Now propelled by a 2.0 litre 184ps engine (that’s 24ps more than before), the little two seater has the ability to sprint to 62mph in under seven seconds and carry on – with your knuckles turning whiter by the second – to a top speed of 137mph. The throttle response is impressive.
The MX-5 is a concept that has worked well. 50:50 weight distribution, north south engine placement, rear wheel drive, classic two seater design with a long bonnet and short rear end.
Its punchy six speed gearbox picks the ratios with a satisfying click, and the car displays its inbuilt ability to corner swiftly and safely. You can have a lot of fun and at sensible speeds.
RF is, though, on reflection, more relaxing to drive than the convertible and using the stubby, precise gearlever really is one of the pleasures of MX-5 ownership.
It’s 30 years since the original MX-5 appeared, and it’s still basically the same car that ramped up the cult status tag back in 1989.
Few changes have been made to the smart and stylish two seater over the years. OK, it’s roomier, more comfortable and has far more kit these days, but basically it’s just been allowed to mature over the years.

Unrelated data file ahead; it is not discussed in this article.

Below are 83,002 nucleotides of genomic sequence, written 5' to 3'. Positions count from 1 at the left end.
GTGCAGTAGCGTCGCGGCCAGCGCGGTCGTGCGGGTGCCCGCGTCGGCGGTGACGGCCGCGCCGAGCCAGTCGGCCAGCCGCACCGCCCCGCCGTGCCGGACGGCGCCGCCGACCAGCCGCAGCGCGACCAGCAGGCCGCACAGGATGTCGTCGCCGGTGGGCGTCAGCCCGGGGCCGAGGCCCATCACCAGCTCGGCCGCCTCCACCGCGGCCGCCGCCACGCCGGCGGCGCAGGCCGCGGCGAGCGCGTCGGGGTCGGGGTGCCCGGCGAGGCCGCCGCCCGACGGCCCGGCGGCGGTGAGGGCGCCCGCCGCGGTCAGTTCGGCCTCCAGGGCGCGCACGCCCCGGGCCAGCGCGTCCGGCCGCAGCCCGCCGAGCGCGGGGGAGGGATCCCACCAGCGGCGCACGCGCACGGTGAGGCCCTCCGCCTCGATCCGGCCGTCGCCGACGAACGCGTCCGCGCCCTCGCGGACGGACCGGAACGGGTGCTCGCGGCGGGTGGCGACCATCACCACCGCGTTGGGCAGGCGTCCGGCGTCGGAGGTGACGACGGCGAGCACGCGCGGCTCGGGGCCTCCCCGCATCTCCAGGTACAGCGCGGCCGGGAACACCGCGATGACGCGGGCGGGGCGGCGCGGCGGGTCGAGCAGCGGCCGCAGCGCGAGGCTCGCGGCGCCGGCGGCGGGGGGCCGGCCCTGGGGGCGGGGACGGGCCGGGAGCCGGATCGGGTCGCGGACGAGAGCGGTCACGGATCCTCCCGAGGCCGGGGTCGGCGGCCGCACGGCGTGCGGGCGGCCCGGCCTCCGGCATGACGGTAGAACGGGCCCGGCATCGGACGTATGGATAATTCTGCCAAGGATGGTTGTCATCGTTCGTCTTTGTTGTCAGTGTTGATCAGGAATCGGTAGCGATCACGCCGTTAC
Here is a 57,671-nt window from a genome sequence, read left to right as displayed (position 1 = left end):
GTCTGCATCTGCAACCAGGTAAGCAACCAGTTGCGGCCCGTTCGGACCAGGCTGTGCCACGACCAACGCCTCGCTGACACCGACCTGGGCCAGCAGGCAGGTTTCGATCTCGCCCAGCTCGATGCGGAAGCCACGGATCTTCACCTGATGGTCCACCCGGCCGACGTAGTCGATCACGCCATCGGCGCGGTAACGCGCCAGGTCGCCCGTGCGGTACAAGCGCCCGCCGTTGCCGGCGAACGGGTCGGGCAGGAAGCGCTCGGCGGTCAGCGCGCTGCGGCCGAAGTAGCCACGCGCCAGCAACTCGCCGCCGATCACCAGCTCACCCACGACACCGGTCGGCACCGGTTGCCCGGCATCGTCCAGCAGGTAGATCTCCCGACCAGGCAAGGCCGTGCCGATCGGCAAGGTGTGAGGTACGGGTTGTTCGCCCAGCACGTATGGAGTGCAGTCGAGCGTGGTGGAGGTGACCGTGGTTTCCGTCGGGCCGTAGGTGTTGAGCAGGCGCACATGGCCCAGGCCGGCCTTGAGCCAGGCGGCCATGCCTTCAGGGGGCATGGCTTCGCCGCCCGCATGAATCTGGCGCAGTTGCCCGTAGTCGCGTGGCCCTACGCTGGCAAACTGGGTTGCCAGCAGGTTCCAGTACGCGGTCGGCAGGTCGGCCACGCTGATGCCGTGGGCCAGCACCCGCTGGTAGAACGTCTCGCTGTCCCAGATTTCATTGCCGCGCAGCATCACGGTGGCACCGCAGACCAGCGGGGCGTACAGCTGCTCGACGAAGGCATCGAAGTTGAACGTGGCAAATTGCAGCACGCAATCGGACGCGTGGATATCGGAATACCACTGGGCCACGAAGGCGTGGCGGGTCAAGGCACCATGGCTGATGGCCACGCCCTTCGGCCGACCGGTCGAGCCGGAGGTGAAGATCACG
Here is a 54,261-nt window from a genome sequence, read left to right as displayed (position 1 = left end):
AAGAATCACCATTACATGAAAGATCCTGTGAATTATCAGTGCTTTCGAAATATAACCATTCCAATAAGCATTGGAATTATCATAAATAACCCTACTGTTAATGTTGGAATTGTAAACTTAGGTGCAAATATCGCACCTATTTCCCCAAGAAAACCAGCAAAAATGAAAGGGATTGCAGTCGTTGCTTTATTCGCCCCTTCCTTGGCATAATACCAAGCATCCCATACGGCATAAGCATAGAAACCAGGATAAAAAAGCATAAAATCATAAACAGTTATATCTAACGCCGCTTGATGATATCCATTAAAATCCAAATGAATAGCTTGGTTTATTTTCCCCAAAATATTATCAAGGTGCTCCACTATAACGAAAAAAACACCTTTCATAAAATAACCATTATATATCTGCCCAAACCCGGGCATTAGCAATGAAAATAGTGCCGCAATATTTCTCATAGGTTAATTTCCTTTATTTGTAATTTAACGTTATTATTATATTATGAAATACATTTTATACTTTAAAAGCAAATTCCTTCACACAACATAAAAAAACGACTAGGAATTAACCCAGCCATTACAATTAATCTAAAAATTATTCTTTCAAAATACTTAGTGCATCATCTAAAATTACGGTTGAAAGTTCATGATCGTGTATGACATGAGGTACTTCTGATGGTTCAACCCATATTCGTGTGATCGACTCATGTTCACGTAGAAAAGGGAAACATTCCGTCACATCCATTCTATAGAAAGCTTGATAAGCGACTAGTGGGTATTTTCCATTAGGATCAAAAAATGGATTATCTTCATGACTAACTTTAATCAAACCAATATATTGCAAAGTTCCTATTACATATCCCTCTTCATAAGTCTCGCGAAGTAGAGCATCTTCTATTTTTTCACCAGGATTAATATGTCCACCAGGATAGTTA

Press the dash mounted button, and at speeds of up to 6mph, its upper roof section and rear window stow away in just 13 seconds, leaving the rear ‘fastback’ section in place to give a bit of added protection against the wind.
Its solid roof sections make it 45kg heavier than the soft-top, but Mazda have indulged in a few suspension tweaks so in truth it’s not really that noticeable.
It’s obviously not the biggest cabin in the world but it’s snug and cosy for its two occupants, particularly when you switch the heated seats into use on a cold morning.
The best way to savour the MX-5 is of course top down, when you get the accompanying soundtrack of a free revving engine going about its work and a zingy exhaust note when you blip the throttle on downchanges.
It’s happy enough to amble around but the quicker you go the more you get out of it. It’s a car that feels really up for a bit of spirited motoring. There a real sense that it’s cocking a front wheel as you barrel through a sharp corner, but it always feels predictable and that’s a very reassuring trait.
The RF is capable of stowing a couple of travel-size suitcases, whether the roof is up or down. But not a lot else.
Back in 1989, Eternal Flame by the Bangles flickered into life. So did the Mazda MX-5, and while the Bangles hit still gets played a bit, the instant love affair that developed between the motoring public and the MX-5 shows no sign of abating.
Mazda MX-5 RF 184ps Sport Nav +
Price: £26,595 (£28,065 as tested)
Engine: 2.0 litre, four cylinder, DOHC, petrol
Transmission: six speed manual
Top speed: 137mph
CO2 emissions: 156g/km